Chevron Partners with Georgia Tech on Cellulosic Biofuels and Hydrogen
15 June 2006
Chevron Corporation and the Georgia Institute of Technology’s have formed a strategic research alliance to pursue advanced technology aimed at making cellulosic biofuels and hydrogen viable transportation fuels.
Chevron Technology Ventures, a subsidiary of Chevron, will work with Georgia Tech’s Strategic Energy Institute and will contribute up to $12 million over five years for research into and development of these technologies.
The focus of the joint research is to develop commercially viable second-generation processes for the production of transportation fuels from renewable resources such as forest and agricultural waste. This is viewed as an important advancement over first-generation biofuels such as ethanol and biodiesel, which are made from agricultural crops such as corn, sugarcane and soybeans.
This research alliance underscores Chevron’s commitment to expand and diversify the world’s energy sources and represents an ambitious effort to achieve breakthrough technology in the development of cellulosic biofuels.
Beyond this project, Chevron in 2006 expects to spend approximately $400 million in the development of alternative and renewable energy technologies and in delivering energy efficiency solutions.—Don Paul, vice president and chief technology officer, Chevron Corporation
The alliance will focus its research on four areas:
Production of cellulosic biofuels. The researchers will work with aqueous phase reforming to develop processes to convert biomass such as wood or switchgrass directly into hydrogen or hydrocarbon transportation fuels.
Aqueous phase reforming is a different process with different output than those being developed by companies such as Iogen to produce cellulosic ethanol. Iogen’s process, for example, uses enzymatic hydrolysis to release the sugars from cellulosic biomass. (Earlier post.) Those sugars are then fermented into ethanol.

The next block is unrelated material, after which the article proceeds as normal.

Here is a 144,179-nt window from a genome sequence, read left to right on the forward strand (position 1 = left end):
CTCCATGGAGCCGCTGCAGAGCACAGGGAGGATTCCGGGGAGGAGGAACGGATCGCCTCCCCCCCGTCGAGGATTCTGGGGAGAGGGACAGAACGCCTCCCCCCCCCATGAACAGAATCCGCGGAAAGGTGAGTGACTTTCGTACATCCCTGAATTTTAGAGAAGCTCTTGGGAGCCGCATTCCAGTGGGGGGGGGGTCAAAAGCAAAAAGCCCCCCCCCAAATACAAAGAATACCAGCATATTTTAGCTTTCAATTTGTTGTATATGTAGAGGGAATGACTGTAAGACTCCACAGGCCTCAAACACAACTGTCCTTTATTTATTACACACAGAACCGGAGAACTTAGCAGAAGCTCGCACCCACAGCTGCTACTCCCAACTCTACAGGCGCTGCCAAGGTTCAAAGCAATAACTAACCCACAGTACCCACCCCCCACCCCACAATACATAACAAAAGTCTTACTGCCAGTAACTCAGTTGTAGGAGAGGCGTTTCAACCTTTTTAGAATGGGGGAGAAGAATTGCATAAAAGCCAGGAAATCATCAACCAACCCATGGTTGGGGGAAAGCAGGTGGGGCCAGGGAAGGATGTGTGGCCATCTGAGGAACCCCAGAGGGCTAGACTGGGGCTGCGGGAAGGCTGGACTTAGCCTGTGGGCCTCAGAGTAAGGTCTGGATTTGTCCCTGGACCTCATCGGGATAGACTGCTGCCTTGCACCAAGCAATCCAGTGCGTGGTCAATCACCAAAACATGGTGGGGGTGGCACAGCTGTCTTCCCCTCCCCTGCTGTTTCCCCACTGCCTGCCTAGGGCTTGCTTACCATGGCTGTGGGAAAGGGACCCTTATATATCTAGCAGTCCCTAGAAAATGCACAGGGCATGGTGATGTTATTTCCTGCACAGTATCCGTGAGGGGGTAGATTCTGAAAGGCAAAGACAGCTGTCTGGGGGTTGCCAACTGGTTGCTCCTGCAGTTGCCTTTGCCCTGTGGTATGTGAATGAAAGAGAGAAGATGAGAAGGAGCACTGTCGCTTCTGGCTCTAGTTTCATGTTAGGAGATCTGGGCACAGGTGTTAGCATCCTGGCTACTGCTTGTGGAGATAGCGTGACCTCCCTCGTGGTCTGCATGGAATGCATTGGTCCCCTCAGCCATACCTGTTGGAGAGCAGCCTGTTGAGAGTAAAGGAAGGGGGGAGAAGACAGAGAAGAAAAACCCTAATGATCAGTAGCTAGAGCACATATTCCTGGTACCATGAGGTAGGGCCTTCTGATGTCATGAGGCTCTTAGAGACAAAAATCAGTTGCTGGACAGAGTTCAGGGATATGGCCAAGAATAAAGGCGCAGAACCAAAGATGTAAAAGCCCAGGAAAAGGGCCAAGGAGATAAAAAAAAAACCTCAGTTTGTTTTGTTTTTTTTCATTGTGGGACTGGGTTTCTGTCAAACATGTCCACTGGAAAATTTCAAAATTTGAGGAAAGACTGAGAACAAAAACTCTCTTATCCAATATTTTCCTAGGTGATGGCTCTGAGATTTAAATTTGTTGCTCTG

Aqueous phase reforming uses water-soluble oxygenated compounds such as sugars, sugar alcohols, and glycerol. If biomass is the feedstock, it must first be converted into water-soluble compounds. But then the process uses low-temperature catalytic reforming to produce hydrogen or hydrocarbons.
Virent, as an example, uses its patented aqueous phase reforming process to deliver a carbon-neutral, one-step method for on-demand production of hydrogen, natural gas and/or other fuel gases. (Earlier post.)
Georgia Tech is already researching the enzymatic production of ethanol from wood.
The Chevron-Georgia Tech study will help researchers determine the feasibility of producing commercial volumes of cellulosic biofuels or hydrogen from biomass and also understand the conditions needed for large-scale production facilities.
Understanding the characteristics of biofuels produced from different feedstocks and their effects on biofuel production processes. Defining the properties of various biofuels will help in the design of equipment and procedures to accommodate different feedstocks.
Developing regenerative sorbents. Sorbents are used in hydrogen production from natural gas to remove odorants that contain sulfur. They are usually costly and can be used only once. Scientists from Chevron and Georgia Tech are working to develop regenerative sorbents that can be used repeatedly, thereby reducing the cost of hydrogen production from natural gas.
Developing sorbents for the purification of hydrogen produced from natural gas reforming by the removal of gases such as carbon monoxide, carbon dioxide and nitrogen.
Chevron recently formed a biofuels business unit to advance technology and pursue commercial opportunities related to the production and distribution of biofuels in the United States. (Earlier post.) Chevron also recently invested in a new biodiesel facility in Galveston, Texas, that will produce diesel fuel from soybeans and other renewable feedstocks. (Earlier post.)
Georgia Tech recently joined with Imperial College London, Georgia Tech and Oak Ridge National Laboratory in forming a strategic alliance—the AtlantIC Alliance—to research and promote the scientific and technological potential of biomass for energy. (Earlier post.)
Chevron competitor BP yesterday announced it will establish a $500-million Biofuels Research Center, and also became the first major integrated energy company to join the Biotechnology Industry Organization (BIO). (Earlier post.)
Georgia Tech: Small Diameter Pine to Ethanol
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Chevron Corporation and the Georgia Institute of Technology's have formed a strategic research alliance to pursue advanced technology aimed at making cellulosic biofuels and hydrogen viable transportation fuels. [Read More]